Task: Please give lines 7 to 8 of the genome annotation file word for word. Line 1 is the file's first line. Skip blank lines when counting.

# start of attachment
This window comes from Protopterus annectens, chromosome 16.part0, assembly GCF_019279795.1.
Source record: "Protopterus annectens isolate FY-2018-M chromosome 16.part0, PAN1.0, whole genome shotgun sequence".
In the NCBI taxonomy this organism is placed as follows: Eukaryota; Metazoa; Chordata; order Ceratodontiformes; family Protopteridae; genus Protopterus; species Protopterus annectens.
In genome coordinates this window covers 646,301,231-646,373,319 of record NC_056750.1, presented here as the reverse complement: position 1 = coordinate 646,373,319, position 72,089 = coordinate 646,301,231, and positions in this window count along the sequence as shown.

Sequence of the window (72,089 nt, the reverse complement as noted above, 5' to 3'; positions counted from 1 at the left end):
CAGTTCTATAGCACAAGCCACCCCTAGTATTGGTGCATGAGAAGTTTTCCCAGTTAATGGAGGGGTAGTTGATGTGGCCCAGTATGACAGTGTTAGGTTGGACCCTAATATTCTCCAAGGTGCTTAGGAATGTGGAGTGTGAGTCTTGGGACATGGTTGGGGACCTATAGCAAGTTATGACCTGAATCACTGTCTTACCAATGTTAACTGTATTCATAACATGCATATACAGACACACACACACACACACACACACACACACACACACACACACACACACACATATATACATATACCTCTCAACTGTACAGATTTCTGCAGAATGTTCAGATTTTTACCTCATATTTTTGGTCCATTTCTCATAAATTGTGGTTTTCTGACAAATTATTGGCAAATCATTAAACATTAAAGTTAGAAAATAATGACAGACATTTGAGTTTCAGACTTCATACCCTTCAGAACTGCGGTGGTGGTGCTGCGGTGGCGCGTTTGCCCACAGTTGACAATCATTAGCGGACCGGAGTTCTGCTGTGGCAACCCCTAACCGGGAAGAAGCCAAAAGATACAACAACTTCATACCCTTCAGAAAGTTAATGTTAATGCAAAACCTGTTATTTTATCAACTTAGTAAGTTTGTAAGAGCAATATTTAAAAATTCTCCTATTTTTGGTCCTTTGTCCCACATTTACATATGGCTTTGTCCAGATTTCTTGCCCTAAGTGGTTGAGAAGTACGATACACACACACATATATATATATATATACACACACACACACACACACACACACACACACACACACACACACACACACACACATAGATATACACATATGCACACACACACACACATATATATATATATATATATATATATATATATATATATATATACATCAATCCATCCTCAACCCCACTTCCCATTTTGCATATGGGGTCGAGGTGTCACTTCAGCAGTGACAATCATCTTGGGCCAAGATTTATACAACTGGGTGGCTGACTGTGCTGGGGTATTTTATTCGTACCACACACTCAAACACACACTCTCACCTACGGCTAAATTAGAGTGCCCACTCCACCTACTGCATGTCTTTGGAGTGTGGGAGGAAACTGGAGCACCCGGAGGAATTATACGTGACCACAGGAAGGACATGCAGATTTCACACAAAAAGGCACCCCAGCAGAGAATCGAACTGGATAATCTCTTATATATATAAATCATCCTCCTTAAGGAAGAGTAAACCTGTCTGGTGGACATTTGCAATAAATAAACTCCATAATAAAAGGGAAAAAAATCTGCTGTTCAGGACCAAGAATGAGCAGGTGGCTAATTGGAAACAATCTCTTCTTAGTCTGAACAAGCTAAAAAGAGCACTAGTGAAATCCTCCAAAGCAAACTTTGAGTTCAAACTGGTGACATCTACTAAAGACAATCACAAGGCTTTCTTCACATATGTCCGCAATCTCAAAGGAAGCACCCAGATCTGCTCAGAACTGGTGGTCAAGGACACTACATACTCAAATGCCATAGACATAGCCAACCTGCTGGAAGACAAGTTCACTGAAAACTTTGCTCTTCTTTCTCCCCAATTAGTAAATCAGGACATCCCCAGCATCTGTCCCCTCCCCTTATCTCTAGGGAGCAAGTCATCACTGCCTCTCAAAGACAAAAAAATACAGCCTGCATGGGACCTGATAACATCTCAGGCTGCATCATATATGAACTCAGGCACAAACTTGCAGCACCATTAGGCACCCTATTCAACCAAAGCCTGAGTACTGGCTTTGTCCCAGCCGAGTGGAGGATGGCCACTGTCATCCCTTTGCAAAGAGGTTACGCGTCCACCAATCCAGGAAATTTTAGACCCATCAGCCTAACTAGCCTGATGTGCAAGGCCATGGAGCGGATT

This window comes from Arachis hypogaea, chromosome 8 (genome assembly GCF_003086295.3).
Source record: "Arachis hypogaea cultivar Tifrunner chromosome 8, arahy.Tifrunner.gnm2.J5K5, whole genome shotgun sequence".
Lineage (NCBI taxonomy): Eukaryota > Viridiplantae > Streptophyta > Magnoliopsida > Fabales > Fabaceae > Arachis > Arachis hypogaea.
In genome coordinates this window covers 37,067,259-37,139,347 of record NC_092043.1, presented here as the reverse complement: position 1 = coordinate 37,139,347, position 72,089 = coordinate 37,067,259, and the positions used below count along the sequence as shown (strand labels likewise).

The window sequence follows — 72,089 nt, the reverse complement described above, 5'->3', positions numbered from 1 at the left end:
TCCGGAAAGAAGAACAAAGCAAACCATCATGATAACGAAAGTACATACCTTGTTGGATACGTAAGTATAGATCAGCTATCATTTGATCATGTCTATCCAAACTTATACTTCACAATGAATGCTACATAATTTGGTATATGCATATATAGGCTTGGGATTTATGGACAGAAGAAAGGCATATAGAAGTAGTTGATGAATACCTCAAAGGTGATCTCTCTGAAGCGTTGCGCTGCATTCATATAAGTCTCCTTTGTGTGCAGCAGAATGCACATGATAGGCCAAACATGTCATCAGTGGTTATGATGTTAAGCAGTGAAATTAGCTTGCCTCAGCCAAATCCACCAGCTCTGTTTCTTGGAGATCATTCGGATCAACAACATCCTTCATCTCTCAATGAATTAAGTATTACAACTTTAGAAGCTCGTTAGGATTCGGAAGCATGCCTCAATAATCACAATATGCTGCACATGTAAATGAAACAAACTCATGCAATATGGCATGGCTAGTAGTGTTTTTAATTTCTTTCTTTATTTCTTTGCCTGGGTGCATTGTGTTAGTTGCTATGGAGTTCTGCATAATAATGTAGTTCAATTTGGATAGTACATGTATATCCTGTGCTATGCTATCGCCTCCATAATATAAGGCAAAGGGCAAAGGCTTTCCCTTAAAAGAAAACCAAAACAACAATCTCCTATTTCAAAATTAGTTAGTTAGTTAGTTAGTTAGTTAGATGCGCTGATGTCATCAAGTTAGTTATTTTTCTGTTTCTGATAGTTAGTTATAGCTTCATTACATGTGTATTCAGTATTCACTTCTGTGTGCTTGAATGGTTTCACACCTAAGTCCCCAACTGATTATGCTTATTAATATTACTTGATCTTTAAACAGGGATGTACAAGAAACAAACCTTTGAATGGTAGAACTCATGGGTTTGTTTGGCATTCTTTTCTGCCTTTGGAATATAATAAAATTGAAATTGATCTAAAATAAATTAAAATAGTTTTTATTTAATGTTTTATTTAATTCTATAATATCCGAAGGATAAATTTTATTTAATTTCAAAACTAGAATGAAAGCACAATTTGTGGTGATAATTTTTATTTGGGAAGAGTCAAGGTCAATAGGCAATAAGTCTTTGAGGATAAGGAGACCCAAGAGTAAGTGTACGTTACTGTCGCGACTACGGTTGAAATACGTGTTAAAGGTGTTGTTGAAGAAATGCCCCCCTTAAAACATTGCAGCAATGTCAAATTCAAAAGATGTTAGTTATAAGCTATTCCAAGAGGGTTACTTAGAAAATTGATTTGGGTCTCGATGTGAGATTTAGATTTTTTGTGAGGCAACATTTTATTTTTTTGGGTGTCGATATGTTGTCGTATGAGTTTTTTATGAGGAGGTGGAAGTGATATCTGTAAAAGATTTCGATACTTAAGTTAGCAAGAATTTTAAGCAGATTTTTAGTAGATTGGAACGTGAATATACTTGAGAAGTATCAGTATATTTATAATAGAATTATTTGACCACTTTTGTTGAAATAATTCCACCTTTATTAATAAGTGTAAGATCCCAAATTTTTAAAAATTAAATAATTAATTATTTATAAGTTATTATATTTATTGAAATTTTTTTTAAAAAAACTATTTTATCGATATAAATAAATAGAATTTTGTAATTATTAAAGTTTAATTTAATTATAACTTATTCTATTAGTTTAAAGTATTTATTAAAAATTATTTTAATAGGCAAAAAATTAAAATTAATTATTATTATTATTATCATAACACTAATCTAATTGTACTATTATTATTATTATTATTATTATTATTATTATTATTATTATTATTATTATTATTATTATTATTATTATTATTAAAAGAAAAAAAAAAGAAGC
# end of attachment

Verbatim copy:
This window comes from Arachis hypogaea, chromosome 8 (genome assembly GCF_003086295.3).
Source record: "Arachis hypogaea cultivar Tifrunner chromosome 8, arahy.Tifrunner.gnm2.J5K5, whole genome shotgun sequence".